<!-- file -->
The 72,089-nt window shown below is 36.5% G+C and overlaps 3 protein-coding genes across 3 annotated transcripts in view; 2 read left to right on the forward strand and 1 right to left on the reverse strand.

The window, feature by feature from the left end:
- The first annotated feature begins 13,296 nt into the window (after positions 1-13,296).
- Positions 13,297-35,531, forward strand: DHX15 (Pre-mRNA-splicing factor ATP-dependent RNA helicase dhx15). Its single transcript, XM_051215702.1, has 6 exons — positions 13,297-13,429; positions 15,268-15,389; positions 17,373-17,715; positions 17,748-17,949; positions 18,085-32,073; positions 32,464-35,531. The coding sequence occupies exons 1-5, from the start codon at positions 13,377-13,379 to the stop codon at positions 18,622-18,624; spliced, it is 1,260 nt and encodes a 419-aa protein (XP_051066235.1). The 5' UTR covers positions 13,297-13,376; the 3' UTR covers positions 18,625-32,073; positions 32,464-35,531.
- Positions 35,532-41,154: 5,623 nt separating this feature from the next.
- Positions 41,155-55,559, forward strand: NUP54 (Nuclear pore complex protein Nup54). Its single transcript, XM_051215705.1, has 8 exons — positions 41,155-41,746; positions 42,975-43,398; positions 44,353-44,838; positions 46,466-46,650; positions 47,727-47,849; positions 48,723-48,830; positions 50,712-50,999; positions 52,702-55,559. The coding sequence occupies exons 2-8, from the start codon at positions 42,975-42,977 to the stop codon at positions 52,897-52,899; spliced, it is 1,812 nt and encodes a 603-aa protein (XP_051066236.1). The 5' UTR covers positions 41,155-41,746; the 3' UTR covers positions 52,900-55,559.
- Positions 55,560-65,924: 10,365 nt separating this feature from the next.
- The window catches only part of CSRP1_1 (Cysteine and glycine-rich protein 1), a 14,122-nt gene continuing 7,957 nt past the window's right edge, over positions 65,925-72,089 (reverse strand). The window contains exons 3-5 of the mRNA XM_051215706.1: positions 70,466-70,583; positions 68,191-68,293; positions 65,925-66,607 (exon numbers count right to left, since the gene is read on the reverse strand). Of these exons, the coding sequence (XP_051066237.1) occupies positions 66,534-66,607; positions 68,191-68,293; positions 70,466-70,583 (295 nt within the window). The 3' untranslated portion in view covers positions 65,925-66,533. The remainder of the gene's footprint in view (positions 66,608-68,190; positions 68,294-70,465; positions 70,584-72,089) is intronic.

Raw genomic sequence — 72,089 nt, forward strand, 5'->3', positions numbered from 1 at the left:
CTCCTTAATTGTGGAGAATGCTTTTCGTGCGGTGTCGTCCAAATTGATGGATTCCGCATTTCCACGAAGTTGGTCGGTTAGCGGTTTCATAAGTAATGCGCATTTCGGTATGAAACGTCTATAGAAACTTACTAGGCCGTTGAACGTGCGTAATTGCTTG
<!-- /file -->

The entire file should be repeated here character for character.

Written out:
The 72,089-nt window shown below is 36.5% G+C and overlaps 3 protein-coding genes across 3 annotated transcripts in view; 2 read left to right on the forward strand and 1 right to left on the reverse strand.

The window, feature by feature from the left end:
- The first annotated feature begins 13,296 nt into the window (after positions 1-13,296).
- Positions 13,297-35,531, forward strand: DHX15 (Pre-mRNA-splicing factor ATP-dependent RNA helicase dhx15). Its single transcript, XM_051215702.1, has 6 exons — positions 13,297-13,429; positions 15,268-15,389; positions 17,373-17,715; positions 17,748-17,949; positions 18,085-32,073; positions 32,464-35,531. The coding sequence occupies exons 1-5, from the start codon at positions 13,377-13,379 to the stop codon at positions 18,622-18,624; spliced, it is 1,260 nt and encodes a 419-aa protein (XP_051066235.1). The 5' UTR covers positions 13,297-13,376; the 3' UTR covers positions 18,625-32,073; positions 32,464-35,531.
- Positions 35,532-41,154: 5,623 nt separating this feature from the next.
- Positions 41,155-55,559, forward strand: NUP54 (Nuclear pore complex protein Nup54). Its single transcript, XM_051215705.1, has 8 exons — positions 41,155-41,746; positions 42,975-43,398; positions 44,353-44,838; positions 46,466-46,650; positions 47,727-47,849; positions 48,723-48,830; positions 50,712-50,999; positions 52,702-55,559. The coding sequence occupies exons 2-8, from the start codon at positions 42,975-42,977 to the stop codon at positions 52,897-52,899; spliced, it is 1,812 nt and encodes a 603-aa protein (XP_051066236.1). The 5' UTR covers positions 41,155-41,746; the 3' UTR covers positions 52,900-55,559.
- Positions 55,560-65,924: 10,365 nt separating this feature from the next.
- The window catches only part of CSRP1_1 (Cysteine and glycine-rich protein 1), a 14,122-nt gene continuing 7,957 nt past the window's right edge, over positions 65,925-72,089 (reverse strand). The window contains exons 3-5 of the mRNA XM_051215706.1: positions 70,466-70,583; positions 68,191-68,293; positions 65,925-66,607 (exon numbers count right to left, since the gene is read on the reverse strand). Of these exons, the coding sequence (XP_051066237.1) occupies positions 66,534-66,607; positions 68,191-68,293; positions 70,466-70,583 (295 nt within the window). The 3' untranslated portion in view covers positions 65,925-66,533. The remainder of the gene's footprint in view (positions 66,608-68,190; positions 68,294-70,465; positions 70,584-72,089) is intronic.

Raw genomic sequence — 72,089 nt, forward strand, 5'->3', positions numbered from 1 at the left:
CTCCTTAATTGTGGAGAATGCTTTTCGTGCGGTGTCGTCCAAATTGATGGATTCCGCATTTCCACGAAGTTGGTCGGTTAGCGGTTTCATAAGTAATGCGCATTTCGGTATGAAACGTCTATAGAAACTTACTAGGCCGTTGAACGTGCGTAATTGCTTG